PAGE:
A modern-day clearance is under way, as long-established communities are torn asunder in the face of global market forces. Across the rest of Scotland, too, change is under way in towns and rural communities as the new wave of cheap travel disrupts local housing markets.

As I said at the outset, the motion and the campaign are not about the collaborative economy; they are about the exploitative economy. I urge the Scottish Government to wake up to the need for action to tackle the issue before it is too late and to listen to the concerns of residents whose lives are made intolerable by a market that is out of control and a system of regulation that permits widespread illegality.

The Deputy Presiding Officer

I ask the people who are observing the debate from the gallery not to holler, clap or boo.


Ben Macpherson (Edinburgh Northern and Leith) (SNP)

I commend Andy Wightman for bringing the matter to the chamber for debate. It is one on which, as the MSP for Edinburgh Northern and Leith, I, too, have received concerning correspondence from constituents, including constituents in the Abbeyhill colonies, not too far from this Parliament. People have spoken about all the aspects that Mr Wightman highlighted, including increase in noise, disruption at different times of the day, strangers turning up and damage to community. Although our experience and the responses that we have had from constituents might be anecdotal, it is clear that there is a trend, particularly in Edinburgh, whereby the situation that the motion addresses, and the antisocial behaviour and disruption that are associated with it, are causing great concern for the affected individuals and communities. The issue will be particularly pertinent to constituents who are watching the debate.

Over the past months, I have sought to take action on the issue, as Mr Wightman has done. I agree with the general consensus that action needs to be taken, and I have been in correspondence with Scottish Government colleagues, including the Cabinet Secretary for Economy, Jobs and Fair Work, Keith Brown, and the Minister for Local Government and Housing, Kevin Stewart, as well as with colleagues in the City of Edinburgh Council.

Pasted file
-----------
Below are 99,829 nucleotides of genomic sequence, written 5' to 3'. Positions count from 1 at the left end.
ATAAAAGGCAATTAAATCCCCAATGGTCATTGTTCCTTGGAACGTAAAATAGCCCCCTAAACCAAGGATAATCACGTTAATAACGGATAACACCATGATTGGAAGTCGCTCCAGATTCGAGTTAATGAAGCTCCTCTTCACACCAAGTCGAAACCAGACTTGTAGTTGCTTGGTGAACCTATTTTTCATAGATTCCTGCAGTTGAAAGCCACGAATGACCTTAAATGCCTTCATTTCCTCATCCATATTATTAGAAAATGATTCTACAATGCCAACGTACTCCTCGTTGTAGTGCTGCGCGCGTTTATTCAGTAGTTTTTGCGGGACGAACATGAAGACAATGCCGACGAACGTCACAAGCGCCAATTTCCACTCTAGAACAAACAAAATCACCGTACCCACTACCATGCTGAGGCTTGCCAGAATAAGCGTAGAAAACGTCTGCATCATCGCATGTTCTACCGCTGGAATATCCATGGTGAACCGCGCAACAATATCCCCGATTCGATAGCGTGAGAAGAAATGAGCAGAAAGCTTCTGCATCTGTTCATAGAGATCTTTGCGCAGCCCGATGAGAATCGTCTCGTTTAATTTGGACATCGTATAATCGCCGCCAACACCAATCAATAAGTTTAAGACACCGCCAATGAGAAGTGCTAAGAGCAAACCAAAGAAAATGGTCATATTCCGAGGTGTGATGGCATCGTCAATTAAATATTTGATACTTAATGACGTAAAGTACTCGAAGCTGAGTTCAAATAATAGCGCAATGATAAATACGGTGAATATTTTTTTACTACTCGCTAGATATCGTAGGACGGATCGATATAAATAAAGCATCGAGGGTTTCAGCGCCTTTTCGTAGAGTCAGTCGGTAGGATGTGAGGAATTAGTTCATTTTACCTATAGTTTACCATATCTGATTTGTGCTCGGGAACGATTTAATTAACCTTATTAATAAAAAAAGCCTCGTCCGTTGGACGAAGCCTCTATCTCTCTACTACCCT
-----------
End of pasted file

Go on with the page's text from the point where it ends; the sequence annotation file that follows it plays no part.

What is clear is that we need to put some considerable and purposeful thinking into whether any action can be taken through existing laws or whether any change or new initiative is required. However, my strong view is that that must happen on the basis of robust empirical evidence and consideration to ensure that any new initiatives are robust and effective.

Andy Wightman

I welcome Ben Macpherson’s support for my motion. He has mentioned the need for reliable information and so on, but does he not accept that the voluminous testimony that I have received is, if not statistically verifiable, sufficient as evidence to suggest that change is needed in the way that properties are used as short-term letting businesses?

Ben Macpherson

I sympathise with the member’s position, but we need to work with government at local authority level here in Edinburgh and at national level to ensure that we act on empirical evidence. That is why I have written to the minister Kevin Stewart and City of Edinburgh Council colleagues to inquire where they are in the process of gathering evidence on this matter and what actions they are considering. We also await the findings of the advisory panel on the collaborative economy.

Call it semantics, but I was not able to support the motion as drafted because it did not refer to the need to gather evidence. However, I absolutely agree with its sentiments and the fact that this is a huge concern for many constituents here in Edinburgh and elsewhere. I commend Andy Wightman for bringing this debate to the chamber, and I look forward to working with him, the Scottish Government and local government in Edinburgh on tackling this issue for the benefit of the communities and individual constituents who are being negatively affected.


Graham Simpson (Central Scotland) (Con)

I, too, thank Andy Wightman for bringing this issue to Parliament. His motion raises important issues, particularly here in Edinburgh. I do not disagree with him when he says that anxiety and distress are being caused to some residents as a result of properties being let out short term, and I felt that he was very eloquent in spelling out the situation.